COMMENT: St Margaret’s principal, listen to the girls who helped Hair for Hope
Peppered all over Facebook is the story of how St. Margaret's school principal, Marion Tan, suspended two students for turning up at school bald. No, the two girls were not rebels. The clean shaven look did not come complete with metal studs, tattoos, pierced bodies and neon makeup. In fact, the girls went under the razor for the charity movement "Hair for Hope".
Hair for Hope is Children's Cancer Foundation's fundraising event. Participants part with their locks and get their friends to donate money to the cause. Now, you might be curious, why not just donate money? Why must they shave off their hair?
Treatments for cancer usually include chemotherapy. In layman's language, what happens is that doctors literally poison you. A cocktail of chemicals are injected into you as treatment. In the hope of killing mutant cells, your normal, healthy cells die also. The most visual effect of this is hair falling off either in clumps or strands.
Child cancer patients face social problems — they sometimes get snubbed, get weird stares and think that they don't fit in with the rest of society. Women face the horrors of losing the pride of their femininity. They fear the clumps of hair dropping off so much, many rather just shave it off themselves. I had a friend who went through this. It pained her so much, she cried. She cried so hard.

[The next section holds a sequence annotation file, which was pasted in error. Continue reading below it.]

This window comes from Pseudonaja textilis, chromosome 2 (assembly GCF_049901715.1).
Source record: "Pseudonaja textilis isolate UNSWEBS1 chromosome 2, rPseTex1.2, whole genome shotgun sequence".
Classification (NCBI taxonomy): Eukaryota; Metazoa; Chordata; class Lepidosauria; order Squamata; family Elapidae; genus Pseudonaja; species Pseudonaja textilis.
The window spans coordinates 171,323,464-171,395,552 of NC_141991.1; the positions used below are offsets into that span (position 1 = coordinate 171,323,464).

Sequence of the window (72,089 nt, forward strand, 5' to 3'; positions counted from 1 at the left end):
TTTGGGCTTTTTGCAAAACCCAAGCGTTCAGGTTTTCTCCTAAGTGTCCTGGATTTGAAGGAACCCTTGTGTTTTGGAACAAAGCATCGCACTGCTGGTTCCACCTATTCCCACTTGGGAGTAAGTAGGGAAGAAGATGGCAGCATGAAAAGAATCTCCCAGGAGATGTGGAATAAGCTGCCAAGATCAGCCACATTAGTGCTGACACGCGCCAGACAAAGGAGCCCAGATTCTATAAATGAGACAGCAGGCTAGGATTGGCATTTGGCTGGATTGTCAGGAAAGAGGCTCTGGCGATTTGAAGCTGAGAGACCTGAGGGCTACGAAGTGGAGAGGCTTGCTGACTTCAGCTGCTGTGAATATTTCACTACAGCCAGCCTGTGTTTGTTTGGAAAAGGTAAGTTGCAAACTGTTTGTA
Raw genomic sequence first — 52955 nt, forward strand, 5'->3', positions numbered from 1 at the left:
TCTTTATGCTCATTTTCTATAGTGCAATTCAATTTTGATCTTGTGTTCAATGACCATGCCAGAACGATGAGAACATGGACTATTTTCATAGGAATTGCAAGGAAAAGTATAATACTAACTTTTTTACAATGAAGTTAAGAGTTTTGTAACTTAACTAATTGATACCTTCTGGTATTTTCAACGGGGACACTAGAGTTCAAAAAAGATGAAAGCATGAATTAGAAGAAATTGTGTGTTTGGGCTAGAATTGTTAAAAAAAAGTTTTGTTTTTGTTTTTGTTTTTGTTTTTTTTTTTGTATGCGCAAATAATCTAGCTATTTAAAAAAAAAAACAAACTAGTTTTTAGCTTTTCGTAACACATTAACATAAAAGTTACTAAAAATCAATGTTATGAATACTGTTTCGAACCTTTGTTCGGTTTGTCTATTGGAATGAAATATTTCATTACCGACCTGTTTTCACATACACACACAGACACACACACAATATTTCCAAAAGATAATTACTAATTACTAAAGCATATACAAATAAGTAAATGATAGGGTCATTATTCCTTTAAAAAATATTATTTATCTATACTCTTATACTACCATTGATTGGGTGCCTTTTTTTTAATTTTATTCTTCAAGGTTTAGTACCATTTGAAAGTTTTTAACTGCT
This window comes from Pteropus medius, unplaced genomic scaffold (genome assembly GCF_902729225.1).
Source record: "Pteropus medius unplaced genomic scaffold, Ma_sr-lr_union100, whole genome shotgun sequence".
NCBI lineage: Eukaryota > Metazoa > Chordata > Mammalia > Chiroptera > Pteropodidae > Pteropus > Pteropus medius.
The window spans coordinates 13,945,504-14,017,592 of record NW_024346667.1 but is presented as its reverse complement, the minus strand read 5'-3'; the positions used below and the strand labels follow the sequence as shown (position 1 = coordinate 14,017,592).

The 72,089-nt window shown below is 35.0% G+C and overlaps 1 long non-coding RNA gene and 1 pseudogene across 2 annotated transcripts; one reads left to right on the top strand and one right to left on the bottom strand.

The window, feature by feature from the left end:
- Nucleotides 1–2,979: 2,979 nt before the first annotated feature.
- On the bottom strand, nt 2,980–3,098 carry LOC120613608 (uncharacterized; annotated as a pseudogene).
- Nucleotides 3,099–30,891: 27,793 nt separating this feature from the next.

We read about cancer so often, we're probably numb to what it really is. It kills you slowly. So slowly. The physical pain, is even painful to watch. Imagine a prisoner on death row, except you don't know if the judge wants you to live or die. I think the situation is difficult enough and if we can lift unnecessary cultural pressure, all the better.
If you know someone with cancer, you will also realise most will wear a wig. Why? Because society is not kind to people without hair. I am a male, I am intentionally bald because I got annoyed with a receding hairline. Even as a male, I never hear the end of sarcastic comments. "You got cancer ah?", "Why ah? Why you cut botak ah?", "Eh, cold/hot or not like that?". And these are amongst some of the kinder comments. Sometimes I get rude comments from teenagers.
Yes, there was an agreement for the girls to wear wigs. But the basis of this agreement is the one I am curious about — it contradicts the spirit of Hair for Hope and exposes the attitude we take towards the patients.
To principal Tan, I say this: few girls would want to shave their hair off for vanity. I dare say you have little concern of getting copycat response from the rest of your students. And even if they do so, for the sake of charity and for change in attitudes, why not? They are trying to tell you something — that to be without hair does not mean you're any less feminine, or any less human.
Principal Tan, the very reason that you asked your two students to wear wigs — to see their good turnout — makes the mission for Hair for Hope all the more important.